When I was 16 I volunteered at Teen-Link, a crisis line for teenagers to call into and get a listening ear or helpful resources. We dealt with calls about sexual assault, homelessness, and familial abuse. You know, light and airy topics. It was tough and draining work, but also incredibly satisfying. I bring this up because when I was applying for the position and going through the extensive interview process I remember answering the question, "Why do you want to work here?" I thought for a moment and then said, "Well. I just really like hearing people's stories."
The stories that come out of Tapestry are nowhere near as heavy as the stories that I heard while volunteering at Teen-Link. But some of them have a similar quality to them, "here- I don't know you, but you've just asked me for a story about love (or adventure or food or whatever), let me give you this honest little bit of myself."
The privilege and honor that I felt when entrusted with people's stories at Teen-Link is the same thing I feel when a profound story shows up in Tapestry. Sure, a lot of the stories are silly or throwaway, but some are heart breaking, and some make you light up, and some can only be responded to with a belly deep, "awwww"
So. That's Tapestry. And I'm raising money to fund the project (materials, transportation, snacks and water for my volunteer crew) through Kickstarter. If you'd like to be involved (and I'd love it if you were!) please follow the link and pledge whatever you feel willing and able to. Even $5 helps! Thank you so much.
Also, if you're in the Seattle area this Sunday (the 3rd of June) please stop by and play! At 1:30pm, I'll be running Tapestry in the field next to Wedgwood Presbyterian Church at 35th and 80th NE
Yesterday was Tapestry's first official outing. A big, huge, gigantic thank you for everyone who came out to play! We learned a LOT about what works and what doesn't work for Tapestry and I am *thrilled* that it ended up being fun and enjoyable playable for over and hour, even with the tricky crowd conditions we were working with.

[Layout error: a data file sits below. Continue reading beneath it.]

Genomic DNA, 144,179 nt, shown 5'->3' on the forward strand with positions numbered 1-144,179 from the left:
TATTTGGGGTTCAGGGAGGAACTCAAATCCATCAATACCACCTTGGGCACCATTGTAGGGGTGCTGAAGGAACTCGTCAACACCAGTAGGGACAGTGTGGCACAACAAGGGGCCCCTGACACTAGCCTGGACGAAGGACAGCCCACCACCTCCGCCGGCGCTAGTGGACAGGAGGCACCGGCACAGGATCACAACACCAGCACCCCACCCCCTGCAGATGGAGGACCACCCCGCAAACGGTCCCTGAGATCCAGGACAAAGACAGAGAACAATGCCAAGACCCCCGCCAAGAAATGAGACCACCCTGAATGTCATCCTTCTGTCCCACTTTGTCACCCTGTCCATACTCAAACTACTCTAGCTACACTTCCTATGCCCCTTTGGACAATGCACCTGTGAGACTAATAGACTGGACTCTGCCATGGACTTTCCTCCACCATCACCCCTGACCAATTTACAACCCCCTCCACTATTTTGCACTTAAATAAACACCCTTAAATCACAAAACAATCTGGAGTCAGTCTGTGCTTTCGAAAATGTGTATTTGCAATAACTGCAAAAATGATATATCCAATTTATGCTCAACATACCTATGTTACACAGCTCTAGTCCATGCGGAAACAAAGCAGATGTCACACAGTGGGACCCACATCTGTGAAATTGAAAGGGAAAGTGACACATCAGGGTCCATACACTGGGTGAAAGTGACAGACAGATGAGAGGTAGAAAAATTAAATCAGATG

You see, Tapestry works best when you are in an environment where it is easy and even encouraged to go and talk to strangers. A Saturday around a busy park where people go to exercise with their earphones firmly pushed in is _maybe_ not an ideal test environment for a social, community interaction game...
When players arrived I slapped "Hello, I'm playing a game. May I ask you a question please?" stickers on their chests. I got many wide eyed, "do we have to talk to strangers???" reactions. Here's the answer: No. No you don't have to talk to strangers. You can play Tapestry with two people trading stories back and forth and never moving from their spots on the picnic blanket. We had a couple players play like that at the play test, and you know what? Their stories were amongst best we had.
Other players were bold and talked to people sitting around the basketball courts, the children's playground, and people walking down the path. We even got a couple of stories from political canvassers (who also helped two of our group who had recently moved to get their voter registrations set up at their new addresses. Vote! It's good for you!)
My favourite part of the day was when players would come running back to the Tapestry wall,hand extended and reaching out for some markers and paper, while exclaiming excitedly, "I just heard the most amazing story!! Let me tell you..."
My father once tried
for dinner, squid ink pasta.
"Never again. Ick."
Tapestry has just been confirmed for its first outing! A playtest is of course in order, but our first official run will be at the wedding of The Haberdashery Collective's own Nick and Alexa! (Okay, The Haberdashery only lays claim to Nick, but you know what I mean.)
The whole game will be skinned for their wedding-- with their friends and family as the people categories and stories involving them and oh, I don't know, embarassing moments, how you met, games, food, alchohol, etc. as the story categories. It will be, essentially, an interactive guest book.
I've been hoping that this game would have legs and the ability to be used in a variety of settings by different sorts of communities. So I'm thrilled that it will start out at such a lovely occasion as their wedding.
Very, very exciting things! And now I get to design the stickers to coordinate...